As the mother of two young boys, and another soon on the way, Kari Hartless says that the experience of being a parent has in many ways informed the work that she does as a Direct Support Professional (DSP), a career she started at Penn-Mar two years ago.
Interestingly, it was working for her mother Jennifer’s cleaning service that led her to want to have a career helping people.
“My Mom showed me what empathy really is,” said Kari. “When some of her longtime elderly clients couldn’t pay anymore, my mom kept going anyway to clean.”
Her entrée into the health and human services field came with a job at SpiriTrust Lutheran, where she gained a lot of valuable knowledge and experience working in their skilled care nursing home with dementia and Alzheimer’s residents.
“I learned that you have to bring yourself into their world,” she said. Something she has achieved at Penn-Mar working with resident Jon Larkin, who was born with Down syndrome and was recently diagnosed with early-onset dementia.
The role of a DSP goes far beyond that of a caregiver that it once mostly entailed. DSPs work hard to help people with I/DD realize their full potential, and become part of and engaged in their communities. Where in the past it was more about doing things for an individual, today it is about helping an individual do things for him or herself. Working with Jon, Kari has put her experience, knowledge and skills into full play and has helped him connect with his community in ways he hadn’t for a long time.
When Kari first met Jon he was part of a Day Program group led by DSP Charlotte Quante. Given his dementia diagnoses it was determined that Jon would most likely thrive working one-on-one with a DSP. She observed him for two weeks and consulted with Charlotte, who, said Kari, provided a lot of helpful information and advice concerning him. She learned, for example, that he loves music, particularly the Oak Ridge Boys. Within the group setting and even while first working with Kari, Jon, who is mostly nonverbal, refused to go out, preferring to stay in and not participate in excursions or some activities.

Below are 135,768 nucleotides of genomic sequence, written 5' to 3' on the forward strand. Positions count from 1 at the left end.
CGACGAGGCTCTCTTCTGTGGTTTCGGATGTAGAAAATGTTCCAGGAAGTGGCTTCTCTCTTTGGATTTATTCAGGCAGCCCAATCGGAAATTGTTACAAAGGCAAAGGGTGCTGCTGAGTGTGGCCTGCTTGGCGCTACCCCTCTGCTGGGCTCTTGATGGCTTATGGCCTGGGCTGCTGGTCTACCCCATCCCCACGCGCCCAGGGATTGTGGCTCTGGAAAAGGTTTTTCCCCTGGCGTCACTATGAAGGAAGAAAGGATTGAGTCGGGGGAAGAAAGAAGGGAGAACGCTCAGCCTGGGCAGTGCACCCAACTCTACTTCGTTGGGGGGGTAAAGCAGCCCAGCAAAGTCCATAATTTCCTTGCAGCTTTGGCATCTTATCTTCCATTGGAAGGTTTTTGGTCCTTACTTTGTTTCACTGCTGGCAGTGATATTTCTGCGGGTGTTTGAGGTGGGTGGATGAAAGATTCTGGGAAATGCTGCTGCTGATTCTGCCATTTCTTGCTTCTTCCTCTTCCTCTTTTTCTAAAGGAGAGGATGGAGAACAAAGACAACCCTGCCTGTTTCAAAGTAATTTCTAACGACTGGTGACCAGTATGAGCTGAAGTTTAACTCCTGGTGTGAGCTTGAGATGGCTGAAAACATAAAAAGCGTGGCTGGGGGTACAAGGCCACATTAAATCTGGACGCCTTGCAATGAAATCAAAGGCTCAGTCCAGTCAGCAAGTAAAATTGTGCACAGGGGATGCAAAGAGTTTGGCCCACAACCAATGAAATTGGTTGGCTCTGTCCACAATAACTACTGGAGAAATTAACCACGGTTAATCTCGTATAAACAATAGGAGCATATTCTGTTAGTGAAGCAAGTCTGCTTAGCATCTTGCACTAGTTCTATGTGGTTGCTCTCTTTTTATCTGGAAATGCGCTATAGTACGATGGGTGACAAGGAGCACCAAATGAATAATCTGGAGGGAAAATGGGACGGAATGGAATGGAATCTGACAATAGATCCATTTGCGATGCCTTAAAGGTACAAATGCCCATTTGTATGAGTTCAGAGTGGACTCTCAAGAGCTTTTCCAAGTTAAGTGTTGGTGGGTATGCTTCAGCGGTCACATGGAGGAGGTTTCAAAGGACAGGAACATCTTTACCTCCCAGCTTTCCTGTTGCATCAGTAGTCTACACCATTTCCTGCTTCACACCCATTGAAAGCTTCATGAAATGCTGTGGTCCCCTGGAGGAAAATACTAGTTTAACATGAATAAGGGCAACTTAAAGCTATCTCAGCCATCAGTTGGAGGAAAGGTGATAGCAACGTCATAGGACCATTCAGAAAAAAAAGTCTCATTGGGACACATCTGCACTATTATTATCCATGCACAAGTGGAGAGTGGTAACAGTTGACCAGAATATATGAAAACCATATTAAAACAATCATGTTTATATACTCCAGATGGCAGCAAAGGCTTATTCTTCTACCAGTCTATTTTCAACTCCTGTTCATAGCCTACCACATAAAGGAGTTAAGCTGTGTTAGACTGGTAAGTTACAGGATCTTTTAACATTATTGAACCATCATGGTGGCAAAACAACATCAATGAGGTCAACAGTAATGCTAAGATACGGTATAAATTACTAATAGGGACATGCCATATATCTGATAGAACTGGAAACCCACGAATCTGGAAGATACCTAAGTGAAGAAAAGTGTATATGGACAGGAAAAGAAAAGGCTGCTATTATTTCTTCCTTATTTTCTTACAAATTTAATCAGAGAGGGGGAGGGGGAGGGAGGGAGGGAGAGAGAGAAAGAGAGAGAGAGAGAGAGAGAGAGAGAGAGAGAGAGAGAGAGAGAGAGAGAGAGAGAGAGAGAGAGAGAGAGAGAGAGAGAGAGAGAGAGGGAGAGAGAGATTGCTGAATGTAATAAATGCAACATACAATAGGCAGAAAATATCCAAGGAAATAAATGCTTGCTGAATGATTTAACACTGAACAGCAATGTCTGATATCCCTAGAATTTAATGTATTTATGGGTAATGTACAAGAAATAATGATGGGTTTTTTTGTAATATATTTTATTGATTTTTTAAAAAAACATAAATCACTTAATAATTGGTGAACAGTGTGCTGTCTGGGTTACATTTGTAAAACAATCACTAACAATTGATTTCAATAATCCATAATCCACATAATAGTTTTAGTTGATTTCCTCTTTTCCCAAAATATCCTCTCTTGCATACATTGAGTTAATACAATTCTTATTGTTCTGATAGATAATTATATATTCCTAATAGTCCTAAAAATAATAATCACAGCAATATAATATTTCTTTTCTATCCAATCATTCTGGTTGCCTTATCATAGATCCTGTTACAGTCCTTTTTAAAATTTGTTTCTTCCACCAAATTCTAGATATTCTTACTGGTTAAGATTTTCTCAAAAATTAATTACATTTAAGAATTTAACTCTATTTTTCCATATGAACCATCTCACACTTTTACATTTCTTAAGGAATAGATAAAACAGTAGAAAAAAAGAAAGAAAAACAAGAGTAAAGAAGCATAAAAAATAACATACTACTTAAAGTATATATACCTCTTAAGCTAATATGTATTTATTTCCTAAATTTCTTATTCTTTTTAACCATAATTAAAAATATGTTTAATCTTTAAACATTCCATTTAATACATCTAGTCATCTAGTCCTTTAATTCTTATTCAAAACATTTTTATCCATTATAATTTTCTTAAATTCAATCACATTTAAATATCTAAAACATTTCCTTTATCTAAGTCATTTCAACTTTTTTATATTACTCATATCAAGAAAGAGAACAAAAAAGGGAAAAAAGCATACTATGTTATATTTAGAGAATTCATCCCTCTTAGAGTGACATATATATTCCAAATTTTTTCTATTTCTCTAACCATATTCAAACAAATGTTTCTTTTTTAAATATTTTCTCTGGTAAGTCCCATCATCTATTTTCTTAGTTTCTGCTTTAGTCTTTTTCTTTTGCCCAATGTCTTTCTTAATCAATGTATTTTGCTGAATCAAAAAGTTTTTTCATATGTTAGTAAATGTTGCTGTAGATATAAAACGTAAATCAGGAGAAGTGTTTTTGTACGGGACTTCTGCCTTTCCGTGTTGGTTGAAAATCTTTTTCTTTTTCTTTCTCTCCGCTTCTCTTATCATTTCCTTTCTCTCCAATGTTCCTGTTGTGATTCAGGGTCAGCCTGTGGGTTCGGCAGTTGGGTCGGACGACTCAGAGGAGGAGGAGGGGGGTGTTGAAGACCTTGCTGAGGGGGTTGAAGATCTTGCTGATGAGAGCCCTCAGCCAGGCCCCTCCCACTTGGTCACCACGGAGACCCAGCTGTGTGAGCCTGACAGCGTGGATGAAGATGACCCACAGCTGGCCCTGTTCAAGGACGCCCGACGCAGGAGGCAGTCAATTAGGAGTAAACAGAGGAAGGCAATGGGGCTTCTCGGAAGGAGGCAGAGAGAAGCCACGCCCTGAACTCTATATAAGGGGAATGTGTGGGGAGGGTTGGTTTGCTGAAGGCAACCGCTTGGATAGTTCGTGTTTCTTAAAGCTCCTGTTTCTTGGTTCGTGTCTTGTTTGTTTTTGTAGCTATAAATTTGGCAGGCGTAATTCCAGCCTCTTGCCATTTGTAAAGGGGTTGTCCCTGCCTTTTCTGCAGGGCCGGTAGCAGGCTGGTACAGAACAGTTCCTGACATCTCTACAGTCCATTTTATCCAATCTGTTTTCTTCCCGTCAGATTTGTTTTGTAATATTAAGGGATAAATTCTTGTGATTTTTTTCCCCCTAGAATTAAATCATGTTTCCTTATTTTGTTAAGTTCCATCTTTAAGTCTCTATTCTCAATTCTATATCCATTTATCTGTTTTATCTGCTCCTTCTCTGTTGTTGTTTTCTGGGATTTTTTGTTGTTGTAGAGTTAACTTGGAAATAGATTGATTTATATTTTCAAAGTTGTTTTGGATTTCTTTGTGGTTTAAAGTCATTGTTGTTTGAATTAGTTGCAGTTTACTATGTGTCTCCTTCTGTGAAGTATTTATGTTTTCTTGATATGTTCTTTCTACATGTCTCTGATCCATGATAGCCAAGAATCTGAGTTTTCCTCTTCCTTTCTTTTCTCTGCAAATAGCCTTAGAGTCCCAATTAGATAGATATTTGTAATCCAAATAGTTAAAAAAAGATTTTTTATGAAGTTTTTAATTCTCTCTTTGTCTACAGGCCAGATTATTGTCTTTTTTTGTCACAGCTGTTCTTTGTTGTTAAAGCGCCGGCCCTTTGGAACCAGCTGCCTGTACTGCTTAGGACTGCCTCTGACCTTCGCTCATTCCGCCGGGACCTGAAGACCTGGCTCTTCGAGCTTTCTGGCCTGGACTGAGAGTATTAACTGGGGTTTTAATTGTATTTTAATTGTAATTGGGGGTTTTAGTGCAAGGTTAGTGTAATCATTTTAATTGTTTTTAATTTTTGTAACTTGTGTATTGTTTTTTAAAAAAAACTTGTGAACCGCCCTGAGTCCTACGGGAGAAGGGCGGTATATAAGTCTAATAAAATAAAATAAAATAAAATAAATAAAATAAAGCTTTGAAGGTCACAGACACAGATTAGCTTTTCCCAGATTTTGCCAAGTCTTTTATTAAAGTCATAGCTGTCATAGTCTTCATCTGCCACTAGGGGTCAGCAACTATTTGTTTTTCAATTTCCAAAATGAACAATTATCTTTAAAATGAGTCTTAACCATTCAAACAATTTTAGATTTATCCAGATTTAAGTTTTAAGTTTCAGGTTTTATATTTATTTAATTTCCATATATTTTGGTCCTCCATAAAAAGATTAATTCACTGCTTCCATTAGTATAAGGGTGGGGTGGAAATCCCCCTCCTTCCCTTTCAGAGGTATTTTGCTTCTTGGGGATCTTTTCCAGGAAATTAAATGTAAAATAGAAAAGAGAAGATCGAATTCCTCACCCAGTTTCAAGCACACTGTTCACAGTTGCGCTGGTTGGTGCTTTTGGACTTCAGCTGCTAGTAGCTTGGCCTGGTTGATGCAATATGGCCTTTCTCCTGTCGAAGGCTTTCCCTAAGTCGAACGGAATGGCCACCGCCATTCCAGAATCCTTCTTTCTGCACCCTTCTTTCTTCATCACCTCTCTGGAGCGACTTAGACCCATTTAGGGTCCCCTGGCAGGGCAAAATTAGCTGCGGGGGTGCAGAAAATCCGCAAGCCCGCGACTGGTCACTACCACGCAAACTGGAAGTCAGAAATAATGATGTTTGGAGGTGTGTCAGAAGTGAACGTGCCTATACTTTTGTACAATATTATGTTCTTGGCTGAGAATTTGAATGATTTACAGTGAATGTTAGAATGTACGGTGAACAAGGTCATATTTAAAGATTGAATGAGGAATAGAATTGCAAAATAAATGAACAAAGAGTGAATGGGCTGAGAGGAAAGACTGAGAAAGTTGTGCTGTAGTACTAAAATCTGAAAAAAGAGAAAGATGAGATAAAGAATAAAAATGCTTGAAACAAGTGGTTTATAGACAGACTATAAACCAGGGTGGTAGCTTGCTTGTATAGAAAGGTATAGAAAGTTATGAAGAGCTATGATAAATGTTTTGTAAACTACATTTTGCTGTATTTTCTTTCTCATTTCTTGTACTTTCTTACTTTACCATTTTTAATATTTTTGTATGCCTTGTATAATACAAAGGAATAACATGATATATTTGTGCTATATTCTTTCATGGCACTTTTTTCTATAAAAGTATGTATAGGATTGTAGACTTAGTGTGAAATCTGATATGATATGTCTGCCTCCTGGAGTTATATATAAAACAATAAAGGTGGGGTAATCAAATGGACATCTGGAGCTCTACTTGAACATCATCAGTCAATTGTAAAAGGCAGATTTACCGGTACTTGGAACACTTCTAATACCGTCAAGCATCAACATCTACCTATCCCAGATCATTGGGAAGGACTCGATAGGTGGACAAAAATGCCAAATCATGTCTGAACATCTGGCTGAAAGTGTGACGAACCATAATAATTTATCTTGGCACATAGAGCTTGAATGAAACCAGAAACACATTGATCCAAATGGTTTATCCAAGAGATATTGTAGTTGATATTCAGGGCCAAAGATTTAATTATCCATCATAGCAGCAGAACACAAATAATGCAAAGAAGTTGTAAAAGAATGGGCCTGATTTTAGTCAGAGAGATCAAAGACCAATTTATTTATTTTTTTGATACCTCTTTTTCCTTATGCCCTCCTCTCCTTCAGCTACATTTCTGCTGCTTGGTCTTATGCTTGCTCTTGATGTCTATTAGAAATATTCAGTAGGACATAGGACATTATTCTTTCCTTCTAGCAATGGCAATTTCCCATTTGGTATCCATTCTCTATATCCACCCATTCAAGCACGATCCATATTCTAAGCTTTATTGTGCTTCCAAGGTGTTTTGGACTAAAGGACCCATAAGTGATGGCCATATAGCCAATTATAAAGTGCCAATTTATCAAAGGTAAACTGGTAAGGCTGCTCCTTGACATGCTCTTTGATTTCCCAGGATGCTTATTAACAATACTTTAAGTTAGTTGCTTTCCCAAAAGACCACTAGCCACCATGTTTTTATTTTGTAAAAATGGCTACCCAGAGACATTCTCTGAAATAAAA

“Jon wouldn’t leave this one room at our old Glen Rock Day Program,” Kari said. “It took me a bit of time, but I was eventually able to gain his trust.”
Taking a highly energetic, fun-loving approach, Kari applied music, dance, physical play, and what she discovered was one of Jon’s favorite things to do… a little bit of horseplay to help him come out of his shell. Being nonverbal, Jon’s physicality is a way for him to express himself, noted Kari. “He tells me what he wants not with words, but with his body language.”
“I had to figure out what his interests were and move it from there,” said Kari, adding that the Day Program’s move to New Freedom and bright, state-of-the-art facility had a positive effect on Jon’s mood. “Once we got to the new building the whole atmosphere changed. He brightened up, and it increased his desire to do things.”
On most days, you’ll find Jon and Kari out and about at the park, shooting hoops, off to The Meadows for ice cream and a few arcade games, or interacting with people at Brown’s Orchards & Farm Market. Wherever they go, Jon’s ready to shake someone’s hand.
Jon’s come a long way from the reclusive man Kari first met. She feels the reward has been seeing his smile and to know that he is happy. “You can see that he appreciates all that we do together.”
“I feel very accomplished by helping change an individual’s life,” said Kari. “When I started at Penn-Mar, I knew this was where I wanted to be. I can’t recall a single day I haven’t woken up and not looked forward to coming to work.”